Parchment or Vellum: Parchment is made from the dried and treated skin of animals, often, goat, sheep, and calf (known as Vellum, coming from the same stem as “veal”). Similar to the tanning process that creates leather, parchment is created by treating skin with lime then shaving the hair from it before being stretched and dried. It is heavy and often flexes in changing heat and humidity conditions. Fun Fact: it will often have holes in it that are often not from wear but from bug bites or wounds on the animal during the animal’s life. The younger the animal at treatment the smoother and silkier the parchment (and less likely to have wounds), this is often used to make the most prized parchment (also the saddest).
Paper: Paper-making was invented in the second century AD in China, appearing in Europe much later. It is made from “moist fibers,” through a process by which a screen is placed in a water and fiber mixture and then pulled out and dried. I say fibers because the first papers were exclusively made with old and discarded cloth rags. In the medieval world “rag-pickers” would go through garbage dumps for materials. The life cycle of cloth would most likely go from clothes, to wash rags and then at their most grossest they were thrown out to make paper. (think about that next time you handle an old book) It wasn’t until the 19th century that paper started to be made with wood pulp leading to the oft feared “ACIDIC paper” explosion. Fun Fact: Early paper is often much more durable than later papers because it is made of this cloth (probably used up medieval underwear). That is why if you see book printed in the late 19th century through mid-20th century the paper is often brittle but a book from the 15th century is in wonderful condition. A common component of cellulose called “lignin” is present in wood pulp paper before the 1970s and eats away at the fibers when exposed to light.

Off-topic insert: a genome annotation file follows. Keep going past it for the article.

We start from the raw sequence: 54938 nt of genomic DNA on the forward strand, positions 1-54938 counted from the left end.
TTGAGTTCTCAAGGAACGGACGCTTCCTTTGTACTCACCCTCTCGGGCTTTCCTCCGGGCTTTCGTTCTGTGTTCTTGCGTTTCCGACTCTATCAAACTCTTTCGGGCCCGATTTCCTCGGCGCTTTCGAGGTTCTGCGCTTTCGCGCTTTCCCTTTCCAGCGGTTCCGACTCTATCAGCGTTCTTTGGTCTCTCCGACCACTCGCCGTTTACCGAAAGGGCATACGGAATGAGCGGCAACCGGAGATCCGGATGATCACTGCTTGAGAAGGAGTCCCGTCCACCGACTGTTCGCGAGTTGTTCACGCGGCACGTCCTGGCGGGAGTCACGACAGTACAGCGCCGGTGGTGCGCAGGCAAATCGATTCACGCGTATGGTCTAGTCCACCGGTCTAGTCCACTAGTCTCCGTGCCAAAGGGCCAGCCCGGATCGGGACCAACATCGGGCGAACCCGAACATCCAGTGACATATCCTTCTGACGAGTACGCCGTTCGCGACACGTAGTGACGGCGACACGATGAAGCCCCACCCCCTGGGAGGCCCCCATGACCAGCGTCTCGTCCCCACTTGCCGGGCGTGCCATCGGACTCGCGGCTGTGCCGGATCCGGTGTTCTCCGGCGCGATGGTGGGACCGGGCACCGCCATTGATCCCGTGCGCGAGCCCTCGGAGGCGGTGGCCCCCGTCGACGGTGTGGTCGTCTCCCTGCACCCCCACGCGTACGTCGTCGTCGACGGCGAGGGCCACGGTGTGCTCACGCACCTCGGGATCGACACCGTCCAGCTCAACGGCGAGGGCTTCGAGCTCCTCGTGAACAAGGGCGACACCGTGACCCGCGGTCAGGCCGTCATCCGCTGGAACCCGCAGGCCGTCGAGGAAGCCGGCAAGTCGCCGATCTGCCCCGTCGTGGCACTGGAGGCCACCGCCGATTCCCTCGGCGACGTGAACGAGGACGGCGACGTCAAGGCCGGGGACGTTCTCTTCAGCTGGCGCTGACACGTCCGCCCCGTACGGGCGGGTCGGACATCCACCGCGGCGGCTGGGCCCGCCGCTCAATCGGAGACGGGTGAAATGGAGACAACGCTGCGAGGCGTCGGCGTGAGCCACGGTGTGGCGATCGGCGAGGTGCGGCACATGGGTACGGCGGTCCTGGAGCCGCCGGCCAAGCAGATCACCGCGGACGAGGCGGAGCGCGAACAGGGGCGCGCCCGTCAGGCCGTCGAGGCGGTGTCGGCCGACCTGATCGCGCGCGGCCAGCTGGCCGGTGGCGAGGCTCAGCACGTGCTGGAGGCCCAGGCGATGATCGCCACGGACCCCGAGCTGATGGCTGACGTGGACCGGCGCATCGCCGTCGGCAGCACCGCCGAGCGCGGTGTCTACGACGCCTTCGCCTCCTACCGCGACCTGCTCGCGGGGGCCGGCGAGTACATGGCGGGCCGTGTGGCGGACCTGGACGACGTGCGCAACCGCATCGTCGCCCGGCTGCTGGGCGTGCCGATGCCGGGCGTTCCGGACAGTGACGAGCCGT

Leaves vs Pages– Important to note the difference between pages and leaves. A leaf is the physical folded sheet of paper upon which the Page (two per leaf, front and back or verso and recto) are printed or written on.
Formats: Often in rare book classes, or special collections librarianship you will hear format classifications: Folio, Quarto, Octavo and so on. Formats of books denote the number of folds required in making the book itself. Sometimes, not always, they correspond to the size of the books themselves (Folios are the largest, with 64-mo being teeny tiny).
Broadsheet -a piece of paper not folded at all (not a book but important to know)
Folio- 1 fold, largest of the books. It is a large piece of paper (sometimes trimmed) folded once to make two leaves (with two pages, back and front, on each leaf)
Quarto- 2 folds, making 4 leaves
Octavo- 3 folds, making 8 leaves
As I said above, most of the time these formats correspond with size but not always. The paper would be printed before the folding occurred, sometimes leading to “uncut” leaves where the book was bound and printed but the pages were not cut.
Once the pages were printed and folded the next step would be to bind it. Unlike today where we purchase books bound before we get them, this was not the case for a long period in western history. Books would often be sold unbound and it was the job of the new owner to enlist a book binder to bind them. It is often the case where copies of texts will be in different orders than others, or be bound together with other, unrelated, texts.